Confessions of a Fearphile

Bloody Mary Lived in a House That Lived in My Dreams

Since reaching adulthood, I’ve only had my nigthmare about being lost in Bloody Mary’s house once.

I had it several times when I was a kid.

A classmate of mine named David told me in second grade that Bloody Mary lived in a big wreck of a house behind a restaurant near my neighborhood. He also said she was quite tall. Twice as tall as the tallest person ever. So tall she’d have to stoop a bit to look through a second floor window. He also said there were newspaper articles written about sightings of her, including one about an alligator biting off her finger. How this could have happened, why she would encounter and presumably fight with an alligator at all, I have no clue, but that’s the story he told me while we were on a bus headed to a field trip. And, as I established in the previous post, I was primed to believe any-damn-thing about the supernatural from about five to ten-years-old.

None of this matches the most common characteristic of the Bloody Mary legend: that if you look in a mirror and say her name x-number of times (five times, as it was told to me) she will appear to you. From there she might crawl out of the mirror, violently kill you, or just scare you to death, or just give you a fright, or curse you.

I’ve heard and read many variations on the myth. Even the summoning process isn’t as simple as I’ve made it seem, depending on where you’re from and what version of the legend you might have grown up with. You’re supposed to turn the lights off at minimum, which is probably pretty standard, but some people say you need to hold a candle, or light multiple candles, place them on the floor, and stand among them. Some say you need to spin around as you call her name. At a certain point the scariest thing about summoning Bloody Mary is that you’ve got kids spinning around in dim lighting with lit candles near their feet. Maybe all this time Mary’s just showing up to try to warn the youth about fire safety.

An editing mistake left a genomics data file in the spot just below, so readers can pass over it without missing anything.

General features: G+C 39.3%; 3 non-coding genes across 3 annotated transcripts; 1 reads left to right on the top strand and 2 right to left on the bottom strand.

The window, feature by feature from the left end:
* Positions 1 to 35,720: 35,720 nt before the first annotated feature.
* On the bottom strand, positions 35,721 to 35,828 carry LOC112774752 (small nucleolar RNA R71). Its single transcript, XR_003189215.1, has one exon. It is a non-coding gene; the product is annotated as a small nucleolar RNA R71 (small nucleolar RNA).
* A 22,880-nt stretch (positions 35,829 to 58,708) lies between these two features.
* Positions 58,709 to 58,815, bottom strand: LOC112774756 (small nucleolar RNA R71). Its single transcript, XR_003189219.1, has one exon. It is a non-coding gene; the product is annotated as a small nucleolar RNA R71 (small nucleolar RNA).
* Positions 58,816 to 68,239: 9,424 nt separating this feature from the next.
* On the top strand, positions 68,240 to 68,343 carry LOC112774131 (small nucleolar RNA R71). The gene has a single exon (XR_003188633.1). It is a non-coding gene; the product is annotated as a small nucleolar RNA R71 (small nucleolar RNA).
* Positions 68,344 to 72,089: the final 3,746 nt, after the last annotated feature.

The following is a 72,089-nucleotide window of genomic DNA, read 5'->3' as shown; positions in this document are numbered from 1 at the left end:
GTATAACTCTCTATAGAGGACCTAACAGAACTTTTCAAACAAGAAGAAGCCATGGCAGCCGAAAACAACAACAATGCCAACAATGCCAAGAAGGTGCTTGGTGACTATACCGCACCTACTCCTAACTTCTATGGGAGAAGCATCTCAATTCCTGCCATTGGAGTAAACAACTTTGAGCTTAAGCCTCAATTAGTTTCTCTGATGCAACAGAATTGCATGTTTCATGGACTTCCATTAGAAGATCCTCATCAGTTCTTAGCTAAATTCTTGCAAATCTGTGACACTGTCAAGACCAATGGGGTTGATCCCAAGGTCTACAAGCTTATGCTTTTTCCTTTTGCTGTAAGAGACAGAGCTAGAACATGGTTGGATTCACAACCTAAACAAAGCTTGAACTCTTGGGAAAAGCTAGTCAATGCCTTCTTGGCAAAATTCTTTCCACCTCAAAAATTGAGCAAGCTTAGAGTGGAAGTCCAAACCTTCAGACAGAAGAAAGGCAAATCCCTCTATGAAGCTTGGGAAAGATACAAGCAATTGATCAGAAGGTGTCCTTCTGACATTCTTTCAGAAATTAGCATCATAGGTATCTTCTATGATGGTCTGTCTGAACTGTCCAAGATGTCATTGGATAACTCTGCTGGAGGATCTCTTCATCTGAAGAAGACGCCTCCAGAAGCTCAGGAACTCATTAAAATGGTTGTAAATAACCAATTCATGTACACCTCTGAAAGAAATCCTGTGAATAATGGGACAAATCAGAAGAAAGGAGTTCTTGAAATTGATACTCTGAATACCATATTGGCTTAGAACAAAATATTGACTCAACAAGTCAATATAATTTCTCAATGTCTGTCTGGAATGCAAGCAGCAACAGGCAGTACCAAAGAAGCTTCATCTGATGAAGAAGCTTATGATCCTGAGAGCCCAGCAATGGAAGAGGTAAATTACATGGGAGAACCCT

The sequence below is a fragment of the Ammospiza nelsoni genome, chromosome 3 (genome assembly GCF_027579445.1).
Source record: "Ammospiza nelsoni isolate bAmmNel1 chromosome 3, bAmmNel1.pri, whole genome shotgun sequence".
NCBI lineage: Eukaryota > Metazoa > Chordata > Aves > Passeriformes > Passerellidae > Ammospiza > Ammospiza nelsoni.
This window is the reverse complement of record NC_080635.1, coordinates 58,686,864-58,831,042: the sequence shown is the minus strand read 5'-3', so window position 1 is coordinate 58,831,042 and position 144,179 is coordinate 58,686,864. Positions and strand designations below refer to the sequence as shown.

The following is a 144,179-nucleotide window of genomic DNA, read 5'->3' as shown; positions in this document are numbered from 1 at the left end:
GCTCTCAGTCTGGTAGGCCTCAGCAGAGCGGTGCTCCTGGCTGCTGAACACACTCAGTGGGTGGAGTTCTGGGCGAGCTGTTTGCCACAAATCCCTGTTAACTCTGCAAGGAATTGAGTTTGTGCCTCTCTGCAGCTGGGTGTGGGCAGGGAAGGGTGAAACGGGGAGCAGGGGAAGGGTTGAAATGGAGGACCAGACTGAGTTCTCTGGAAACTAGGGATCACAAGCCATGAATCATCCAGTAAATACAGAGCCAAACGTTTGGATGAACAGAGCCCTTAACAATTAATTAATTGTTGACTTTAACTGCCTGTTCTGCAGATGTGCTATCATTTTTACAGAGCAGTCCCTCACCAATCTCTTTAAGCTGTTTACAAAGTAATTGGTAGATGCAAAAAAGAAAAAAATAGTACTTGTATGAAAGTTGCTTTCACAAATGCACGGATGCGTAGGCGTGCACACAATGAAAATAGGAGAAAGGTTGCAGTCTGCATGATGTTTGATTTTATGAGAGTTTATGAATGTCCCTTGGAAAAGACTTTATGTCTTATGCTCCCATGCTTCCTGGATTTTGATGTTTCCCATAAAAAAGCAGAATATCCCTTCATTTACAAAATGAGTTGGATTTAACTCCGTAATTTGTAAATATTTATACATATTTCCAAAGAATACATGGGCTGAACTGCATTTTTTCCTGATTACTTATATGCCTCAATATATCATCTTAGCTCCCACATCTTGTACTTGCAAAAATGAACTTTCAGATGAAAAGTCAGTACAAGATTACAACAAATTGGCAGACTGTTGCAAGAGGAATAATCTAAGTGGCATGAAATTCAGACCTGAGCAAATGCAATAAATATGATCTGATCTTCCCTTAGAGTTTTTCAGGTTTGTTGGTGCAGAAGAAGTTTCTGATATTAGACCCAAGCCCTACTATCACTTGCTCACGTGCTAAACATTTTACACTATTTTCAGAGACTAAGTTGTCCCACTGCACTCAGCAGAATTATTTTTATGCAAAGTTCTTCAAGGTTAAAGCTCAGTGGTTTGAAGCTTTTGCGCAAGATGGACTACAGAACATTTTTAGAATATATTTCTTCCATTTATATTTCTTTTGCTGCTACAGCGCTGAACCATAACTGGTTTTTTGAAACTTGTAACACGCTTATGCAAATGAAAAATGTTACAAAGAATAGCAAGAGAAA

As I heard it, there were no candles involved, no spinning around, and turning the lights off wasn’t absolutely required. You just needed a mirror, a voice, and the nerve to say her name the requisite consecutive number of times.

Bloody Mary.

Bloody Mary.

Bloody…

Eh, I’ve read in some places that it only takes three utterances. Granted, I’m writing this instead of saying it aloud, but what if that still counts and I just haven’t read about that variation on the legend yet? Or what if I decide to record this for a podcast later? Why risk it?

Bloody Mary might be my original scary obsession. The idea of a ghost that could come to you through any mirror on Earth, no matter where you were, just because you called out to her, was fascinating to me. Borderline mind-blowing. And, of course, terrifying.

My extremely limited understanding of ghosts at the time led me to believe they were confined to places they once inhabited, places where they died, and places where they were buried. A vanishing hitchiker might roam the road where they were killed in an accident, for instance, but they couldn’t just jump to any street in the world as long as someone wrote their name in chalk four times on the asphalt or something. Mary was a freer spirit, in a much more literal and menacing sense of the term.